George I Octagonal Silver Caster
Maker: John Chartier
Goliath size. This is a large and very heavy antique silver castor or muffineer in the desirable octagonal shape. Britannia...Buy NowEnquire
Goliath size. This is a large and very heavy antique silver castor or muffineer in the desirable octagonal shape. Britannia standard silver* 95.8 grade. Bayonet fitting. The top has panels of pierced decoration. Uninscribed.
Weight 432 grams, 13.8 troy ounces.
Height 21 cm.
Maker John (Jean) Chartier.
Literature: *Britannia Standard silver. In 1696, so extensive had become the melting and clipping of coinage that the silversmiths were forbidden to use the sterling standard for their wares, but had to use a new higher standard, 95.8 per cent pure. New hallmarks were ordered, “the figure of a woman commonly called Britannia” and the lion’s head erased (torn off at the neck) replacing the lion passant and the leopard’s head crowned. This continued until the old standard of 92.5 per cent was restored in 1720. Britannia standard silver still continues to be produced even today
Antique Silver Casters didn’t become common household objects until the late 17th century. They were made in varying sizes and designs and were usually for sugar or pepper although the Blind Caster, the earliest form of mustard pot, was used for dry mustard. The old spelling “castor” is not in frequent use currently and generally speaking, the term “caster” is only used now for sugar. During the 18th century, casters were often produced in sets of three for sugar and two types of pepper. As granulated sugar is a more modern development, the early Sugar Castors had larger holes necessary for crushed sugar. Sugar casters are also referred to as “muffineers”.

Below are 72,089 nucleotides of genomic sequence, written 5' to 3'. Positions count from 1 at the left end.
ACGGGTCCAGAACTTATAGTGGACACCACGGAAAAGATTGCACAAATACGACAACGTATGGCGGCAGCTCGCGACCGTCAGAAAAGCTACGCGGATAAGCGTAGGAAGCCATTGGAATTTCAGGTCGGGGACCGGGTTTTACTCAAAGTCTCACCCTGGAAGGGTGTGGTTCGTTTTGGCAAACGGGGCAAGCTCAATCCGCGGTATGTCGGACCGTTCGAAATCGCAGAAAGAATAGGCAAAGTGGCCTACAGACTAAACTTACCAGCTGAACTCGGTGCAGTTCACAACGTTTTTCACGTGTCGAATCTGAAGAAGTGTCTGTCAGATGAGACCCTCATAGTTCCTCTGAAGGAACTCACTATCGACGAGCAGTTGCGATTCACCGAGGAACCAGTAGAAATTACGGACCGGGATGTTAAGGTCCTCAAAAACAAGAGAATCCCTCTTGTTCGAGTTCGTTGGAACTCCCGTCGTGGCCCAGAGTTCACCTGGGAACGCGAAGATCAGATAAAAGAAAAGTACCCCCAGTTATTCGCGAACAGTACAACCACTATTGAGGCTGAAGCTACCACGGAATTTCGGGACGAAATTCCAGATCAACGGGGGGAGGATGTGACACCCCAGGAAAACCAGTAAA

This fine antique castor is in good used condition. The body is stamped underneath with a full set of English silver hallmarks, top unmarked as is often the case at that date. Signs of old repairs inside the top of the body. Please note that this item is not new and will show moderate signs of wear commensurate with age. Reflections in the photograph may detract from the true representation of this item.
Maker: John Chartier
John (Jean) Chartier, son of a Huguenot refugee from Blois. This important silversmith was naturalised in 1697, made a freeman of the Goldsmiths Company in 1698, and entered 2 marks as a largeworker between 1698 and 1699. His son Daniel was apprenticed to him in 1720 and his daughter married Peze Pilleau.
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